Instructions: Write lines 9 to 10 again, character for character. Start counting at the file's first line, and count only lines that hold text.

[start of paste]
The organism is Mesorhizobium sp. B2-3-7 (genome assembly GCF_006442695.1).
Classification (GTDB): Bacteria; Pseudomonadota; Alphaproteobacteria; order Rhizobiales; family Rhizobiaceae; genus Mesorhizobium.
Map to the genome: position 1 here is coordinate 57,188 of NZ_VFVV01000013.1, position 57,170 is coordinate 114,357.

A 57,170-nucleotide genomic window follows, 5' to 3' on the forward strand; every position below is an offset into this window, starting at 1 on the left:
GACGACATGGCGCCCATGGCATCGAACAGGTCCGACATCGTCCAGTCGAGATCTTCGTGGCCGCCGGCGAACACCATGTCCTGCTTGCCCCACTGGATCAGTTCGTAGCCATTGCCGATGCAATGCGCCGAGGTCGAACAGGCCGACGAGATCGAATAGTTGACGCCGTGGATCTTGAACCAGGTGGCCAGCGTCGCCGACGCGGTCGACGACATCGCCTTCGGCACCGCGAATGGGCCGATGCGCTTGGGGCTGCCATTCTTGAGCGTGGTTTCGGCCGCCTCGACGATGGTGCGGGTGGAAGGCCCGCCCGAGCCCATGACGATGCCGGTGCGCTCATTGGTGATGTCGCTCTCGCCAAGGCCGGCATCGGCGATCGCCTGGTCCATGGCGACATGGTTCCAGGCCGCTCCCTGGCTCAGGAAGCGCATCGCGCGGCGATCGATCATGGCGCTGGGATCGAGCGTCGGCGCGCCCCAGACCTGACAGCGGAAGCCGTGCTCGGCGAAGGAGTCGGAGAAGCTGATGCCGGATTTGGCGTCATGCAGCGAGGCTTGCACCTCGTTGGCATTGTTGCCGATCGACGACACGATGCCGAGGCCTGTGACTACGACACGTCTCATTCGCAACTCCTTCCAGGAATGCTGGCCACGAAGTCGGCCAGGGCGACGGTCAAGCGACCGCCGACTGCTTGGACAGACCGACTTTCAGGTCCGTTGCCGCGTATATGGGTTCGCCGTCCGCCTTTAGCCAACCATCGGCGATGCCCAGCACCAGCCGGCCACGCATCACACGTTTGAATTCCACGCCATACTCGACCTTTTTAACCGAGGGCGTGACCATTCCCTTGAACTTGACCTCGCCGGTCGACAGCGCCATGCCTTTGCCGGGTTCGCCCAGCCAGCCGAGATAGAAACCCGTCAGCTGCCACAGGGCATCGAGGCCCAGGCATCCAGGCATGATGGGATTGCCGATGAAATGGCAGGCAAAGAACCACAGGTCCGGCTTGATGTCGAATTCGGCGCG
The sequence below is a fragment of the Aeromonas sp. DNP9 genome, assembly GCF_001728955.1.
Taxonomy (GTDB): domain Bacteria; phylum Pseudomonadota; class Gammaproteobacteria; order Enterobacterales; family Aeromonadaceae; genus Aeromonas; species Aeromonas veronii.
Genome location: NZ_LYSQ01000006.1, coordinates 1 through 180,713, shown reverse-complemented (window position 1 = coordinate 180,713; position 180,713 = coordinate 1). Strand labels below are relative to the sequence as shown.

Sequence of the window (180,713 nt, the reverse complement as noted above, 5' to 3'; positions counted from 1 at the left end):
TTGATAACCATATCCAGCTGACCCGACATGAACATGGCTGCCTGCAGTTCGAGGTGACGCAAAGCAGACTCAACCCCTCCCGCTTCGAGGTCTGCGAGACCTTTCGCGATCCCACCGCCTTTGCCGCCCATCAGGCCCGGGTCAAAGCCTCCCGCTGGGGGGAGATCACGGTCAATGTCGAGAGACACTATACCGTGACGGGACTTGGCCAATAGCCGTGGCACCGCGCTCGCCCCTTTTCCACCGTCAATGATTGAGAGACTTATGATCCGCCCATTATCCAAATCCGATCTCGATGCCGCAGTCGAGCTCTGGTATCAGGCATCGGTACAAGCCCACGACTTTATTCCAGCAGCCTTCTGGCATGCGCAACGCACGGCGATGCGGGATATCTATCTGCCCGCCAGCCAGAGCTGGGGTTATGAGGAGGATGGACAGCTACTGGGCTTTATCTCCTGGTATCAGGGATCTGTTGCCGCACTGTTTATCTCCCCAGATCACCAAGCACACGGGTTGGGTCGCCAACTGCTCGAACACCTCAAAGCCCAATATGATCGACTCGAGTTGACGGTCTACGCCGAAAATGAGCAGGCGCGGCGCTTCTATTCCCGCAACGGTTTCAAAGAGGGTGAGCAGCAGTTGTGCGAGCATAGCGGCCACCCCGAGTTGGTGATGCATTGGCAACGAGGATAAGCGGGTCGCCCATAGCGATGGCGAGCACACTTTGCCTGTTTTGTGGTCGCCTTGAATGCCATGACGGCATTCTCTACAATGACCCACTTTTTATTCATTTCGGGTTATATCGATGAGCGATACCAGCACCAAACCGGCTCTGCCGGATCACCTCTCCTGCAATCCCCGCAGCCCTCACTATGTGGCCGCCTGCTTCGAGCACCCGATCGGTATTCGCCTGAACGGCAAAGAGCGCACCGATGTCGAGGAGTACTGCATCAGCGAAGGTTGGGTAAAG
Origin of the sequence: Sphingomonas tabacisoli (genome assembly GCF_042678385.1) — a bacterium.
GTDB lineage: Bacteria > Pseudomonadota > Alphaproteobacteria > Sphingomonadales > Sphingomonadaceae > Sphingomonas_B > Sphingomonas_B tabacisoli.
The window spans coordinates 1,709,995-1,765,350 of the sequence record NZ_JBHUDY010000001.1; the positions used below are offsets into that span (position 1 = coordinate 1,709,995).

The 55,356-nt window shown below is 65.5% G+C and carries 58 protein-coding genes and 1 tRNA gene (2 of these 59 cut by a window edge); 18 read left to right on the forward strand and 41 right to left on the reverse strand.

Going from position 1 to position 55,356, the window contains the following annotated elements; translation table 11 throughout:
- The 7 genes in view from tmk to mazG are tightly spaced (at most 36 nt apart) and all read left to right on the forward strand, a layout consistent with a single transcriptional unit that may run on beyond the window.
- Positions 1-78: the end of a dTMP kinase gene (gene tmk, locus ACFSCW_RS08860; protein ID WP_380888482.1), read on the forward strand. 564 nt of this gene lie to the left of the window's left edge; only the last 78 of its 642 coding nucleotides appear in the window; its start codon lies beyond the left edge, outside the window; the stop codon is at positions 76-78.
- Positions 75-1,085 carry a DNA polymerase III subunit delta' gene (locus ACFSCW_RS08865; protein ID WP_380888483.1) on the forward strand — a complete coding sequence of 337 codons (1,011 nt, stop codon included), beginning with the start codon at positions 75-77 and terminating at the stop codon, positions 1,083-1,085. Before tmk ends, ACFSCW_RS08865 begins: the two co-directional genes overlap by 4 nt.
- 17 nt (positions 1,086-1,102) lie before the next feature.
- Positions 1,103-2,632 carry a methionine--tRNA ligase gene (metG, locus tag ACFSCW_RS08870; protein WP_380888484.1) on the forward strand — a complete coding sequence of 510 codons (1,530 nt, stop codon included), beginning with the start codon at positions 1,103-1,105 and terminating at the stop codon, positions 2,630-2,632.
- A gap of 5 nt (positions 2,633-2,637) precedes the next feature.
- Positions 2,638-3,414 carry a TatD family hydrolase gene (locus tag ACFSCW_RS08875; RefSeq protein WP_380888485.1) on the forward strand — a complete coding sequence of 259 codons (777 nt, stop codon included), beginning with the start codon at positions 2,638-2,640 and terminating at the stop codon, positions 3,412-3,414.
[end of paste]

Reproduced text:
Sequence of the window (180,713 nt, the reverse complement as noted above, 5' to 3'; positions counted from 1 at the left end):
TTGATAACCATATCCAGCTGACCCGACATGAACATGGCTGCCTGCAGTTCGAGGTGACGCAAAGCAGACTCAACCCCTCCCGCTTCGAGGTCTGCGAGACCTTTCGCGATCCCACCGCCTTTGCCGCCCATCAGGCCCGGGTCAAAGCCTCCCGCTGGGGGGAGATCACGGTCAATGTCGAGAGACACTATACCGTGACGGGACTTGGCCAATAGCCGTGGCACCGCGCTCGCCCCTTTTCCACCGTCAATGATTGAGAGACTTATGATCCGCCCATTATCCAAATCCGATCTCGATGCCGCAGTCGAGCTCTGGTATCAGGCATCGGTACAAGCCCACGACTTTATTCCAGCAGCCTTCTGGCATGCGCAACGCACGGCGATGCGGGATATCTATCTGCCCGCCAGCCAGAGCTGGGGTTATGAGGAGGATGGACAGCTACTGGGCTTTATCTCCTGGTATCAGGGATCTGTTGCCGCACTGTTTATCTCCCCAGATCACCAAGCACACGGGTTGGGTCGCCAACTGCTCGAACACCTCAAAGCCCAATATGATCGACTCGAGTTGACGGTCTACGCCGAAAATGAGCAGGCGCGGCGCTTCTATTCCCGCAACGGTTTCAAAGAGGGTGAGCAGCAGTTGTGCGAGCATAGCGGCCACCCCGAGTTGGTGATGCATTGGCAACGAGGATAAGCGGGTCGCCCATAGCGATGGCGAGCACACTTTGCCTGTTTTGTGGTCGCCTTGAATGCCATGACGGCATTCTCTACAATGACCCACTTTTTATTCATTTCGGGTTATATCGATGAGCGATACCAGCACCAAACCGGCTCTGCCGGATCACCTCTCCTGCAATCCCCGCAGCCCTCACTATGTGGCCGCCTGCTTCGAGCACCCGATCGGTATTCGCCTGAACGGCAAAGAGCGCACCGATGTCGAGGAGTACTGCATCAGCGAAGGTTGGGTAAAG